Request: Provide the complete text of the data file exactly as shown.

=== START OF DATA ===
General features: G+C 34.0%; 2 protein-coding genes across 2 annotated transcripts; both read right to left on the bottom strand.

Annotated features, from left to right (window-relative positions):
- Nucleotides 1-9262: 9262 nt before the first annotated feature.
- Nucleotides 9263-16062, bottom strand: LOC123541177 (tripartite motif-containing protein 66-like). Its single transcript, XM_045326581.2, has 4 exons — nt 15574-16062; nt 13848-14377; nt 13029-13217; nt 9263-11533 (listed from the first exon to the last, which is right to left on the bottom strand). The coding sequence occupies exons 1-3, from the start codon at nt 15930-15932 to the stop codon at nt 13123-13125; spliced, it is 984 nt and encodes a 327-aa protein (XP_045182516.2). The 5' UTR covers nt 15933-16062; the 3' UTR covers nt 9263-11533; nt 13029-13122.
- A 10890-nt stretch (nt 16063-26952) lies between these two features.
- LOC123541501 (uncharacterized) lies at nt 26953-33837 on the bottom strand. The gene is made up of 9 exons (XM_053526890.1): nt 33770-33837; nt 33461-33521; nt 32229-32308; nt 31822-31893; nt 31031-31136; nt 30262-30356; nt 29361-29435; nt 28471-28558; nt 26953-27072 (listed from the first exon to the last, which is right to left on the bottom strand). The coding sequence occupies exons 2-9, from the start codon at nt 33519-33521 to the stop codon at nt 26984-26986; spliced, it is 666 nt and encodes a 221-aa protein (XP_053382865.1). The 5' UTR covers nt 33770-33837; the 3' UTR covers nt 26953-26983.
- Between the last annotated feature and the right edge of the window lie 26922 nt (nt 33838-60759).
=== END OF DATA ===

General features: G+C 34.0%; 2 protein-coding genes across 2 annotated transcripts; both read right to left on the bottom strand.

Annotated features, from left to right (window-relative positions):
- Nucleotides 1-9262: 9262 nt before the first annotated feature.
- Nucleotides 9263-16062, bottom strand: LOC123541177 (tripartite motif-containing protein 66-like). Its single transcript, XM_045326581.2, has 4 exons — nt 15574-16062; nt 13848-14377; nt 13029-13217; nt 9263-11533 (listed from the first exon to the last, which is right to left on the bottom strand). The coding sequence occupies exons 1-3, from the start codon at nt 15930-15932 to the stop codon at nt 13123-13125; spliced, it is 984 nt and encodes a 327-aa protein (XP_045182516.2). The 5' UTR covers nt 15933-16062; the 3' UTR covers nt 9263-11533; nt 13029-13122.
- A 10890-nt stretch (nt 16063-26952) lies between these two features.
- LOC123541501 (uncharacterized) lies at nt 26953-33837 on the bottom strand. The gene is made up of 9 exons (XM_053526890.1): nt 33770-33837; nt 33461-33521; nt 32229-32308; nt 31822-31893; nt 31031-31136; nt 30262-30356; nt 29361-29435; nt 28471-28558; nt 26953-27072 (listed from the first exon to the last, which is right to left on the bottom strand). The coding sequence occupies exons 2-9, from the start codon at nt 33519-33521 to the stop codon at nt 26984-26986; spliced, it is 666 nt and encodes a 221-aa protein (XP_053382865.1). The 5' UTR covers nt 33770-33837; the 3' UTR covers nt 26953-26983.
- Between the last annotated feature and the right edge of the window lie 26922 nt (nt 33838-60759).